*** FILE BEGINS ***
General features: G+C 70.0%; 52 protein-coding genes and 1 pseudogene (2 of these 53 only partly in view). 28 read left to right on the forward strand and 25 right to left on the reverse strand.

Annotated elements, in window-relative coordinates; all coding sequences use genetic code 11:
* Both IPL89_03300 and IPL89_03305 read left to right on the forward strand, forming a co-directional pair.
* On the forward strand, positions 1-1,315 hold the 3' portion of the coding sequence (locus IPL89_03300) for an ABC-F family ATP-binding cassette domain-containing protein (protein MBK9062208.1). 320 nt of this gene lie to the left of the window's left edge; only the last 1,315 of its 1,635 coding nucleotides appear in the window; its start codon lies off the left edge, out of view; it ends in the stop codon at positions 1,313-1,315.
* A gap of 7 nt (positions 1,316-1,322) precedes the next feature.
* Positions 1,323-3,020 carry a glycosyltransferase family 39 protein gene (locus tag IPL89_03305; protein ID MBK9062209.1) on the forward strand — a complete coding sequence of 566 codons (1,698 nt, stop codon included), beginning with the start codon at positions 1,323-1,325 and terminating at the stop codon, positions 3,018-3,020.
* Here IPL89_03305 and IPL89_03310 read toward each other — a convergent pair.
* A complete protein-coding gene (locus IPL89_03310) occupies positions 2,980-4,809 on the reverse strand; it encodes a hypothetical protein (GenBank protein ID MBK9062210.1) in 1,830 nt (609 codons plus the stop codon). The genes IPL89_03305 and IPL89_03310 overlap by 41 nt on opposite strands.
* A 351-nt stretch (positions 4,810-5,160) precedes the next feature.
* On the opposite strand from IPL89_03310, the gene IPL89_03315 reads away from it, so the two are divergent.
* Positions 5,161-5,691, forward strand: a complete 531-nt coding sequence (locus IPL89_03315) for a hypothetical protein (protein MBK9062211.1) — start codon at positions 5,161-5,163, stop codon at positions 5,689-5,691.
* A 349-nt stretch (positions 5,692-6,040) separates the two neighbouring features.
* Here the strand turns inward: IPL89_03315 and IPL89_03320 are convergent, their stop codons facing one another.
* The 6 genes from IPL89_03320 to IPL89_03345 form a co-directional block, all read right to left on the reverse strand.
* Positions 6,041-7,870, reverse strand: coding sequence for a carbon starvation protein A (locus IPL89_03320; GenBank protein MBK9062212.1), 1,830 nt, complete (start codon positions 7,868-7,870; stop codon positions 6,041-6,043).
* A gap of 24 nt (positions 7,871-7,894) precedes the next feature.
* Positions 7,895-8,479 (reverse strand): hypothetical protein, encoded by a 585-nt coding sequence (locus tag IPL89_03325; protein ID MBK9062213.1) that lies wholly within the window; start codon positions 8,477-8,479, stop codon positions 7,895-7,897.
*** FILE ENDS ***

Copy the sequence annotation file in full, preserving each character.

General features: G+C 70.0%; 52 protein-coding genes and 1 pseudogene (2 of these 53 only partly in view). 28 read left to right on the forward strand and 25 right to left on the reverse strand.

Annotated elements, in window-relative coordinates; all coding sequences use genetic code 11:
* Both IPL89_03300 and IPL89_03305 read left to right on the forward strand, forming a co-directional pair.
* On the forward strand, positions 1-1,315 hold the 3' portion of the coding sequence (locus IPL89_03300) for an ABC-F family ATP-binding cassette domain-containing protein (protein MBK9062208.1). 320 nt of this gene lie to the left of the window's left edge; only the last 1,315 of its 1,635 coding nucleotides appear in the window; its start codon lies off the left edge, out of view; it ends in the stop codon at positions 1,313-1,315.
* A gap of 7 nt (positions 1,316-1,322) precedes the next feature.
* Positions 1,323-3,020 carry a glycosyltransferase family 39 protein gene (locus tag IPL89_03305; protein ID MBK9062209.1) on the forward strand — a complete coding sequence of 566 codons (1,698 nt, stop codon included), beginning with the start codon at positions 1,323-1,325 and terminating at the stop codon, positions 3,018-3,020.
* Here IPL89_03305 and IPL89_03310 read toward each other — a convergent pair.
* A complete protein-coding gene (locus IPL89_03310) occupies positions 2,980-4,809 on the reverse strand; it encodes a hypothetical protein (GenBank protein ID MBK9062210.1) in 1,830 nt (609 codons plus the stop codon). The genes IPL89_03305 and IPL89_03310 overlap by 41 nt on opposite strands.
* A 351-nt stretch (positions 4,810-5,160) precedes the next feature.
* On the opposite strand from IPL89_03310, the gene IPL89_03315 reads away from it, so the two are divergent.
* Positions 5,161-5,691, forward strand: a complete 531-nt coding sequence (locus IPL89_03315) for a hypothetical protein (protein MBK9062211.1) — start codon at positions 5,161-5,163, stop codon at positions 5,689-5,691.
* A 349-nt stretch (positions 5,692-6,040) separates the two neighbouring features.
* Here the strand turns inward: IPL89_03315 and IPL89_03320 are convergent, their stop codons facing one another.
* The 6 genes from IPL89_03320 to IPL89_03345 form a co-directional block, all read right to left on the reverse strand.
* Positions 6,041-7,870, reverse strand: coding sequence for a carbon starvation protein A (locus IPL89_03320; GenBank protein MBK9062212.1), 1,830 nt, complete (start codon positions 7,868-7,870; stop codon positions 6,041-6,043).
* A gap of 24 nt (positions 7,871-7,894) precedes the next feature.
* Positions 7,895-8,479 (reverse strand): hypothetical protein, encoded by a 585-nt coding sequence (locus tag IPL89_03325; protein ID MBK9062213.1) that lies wholly within the window; start codon positions 8,477-8,479, stop codon positions 7,895-7,897.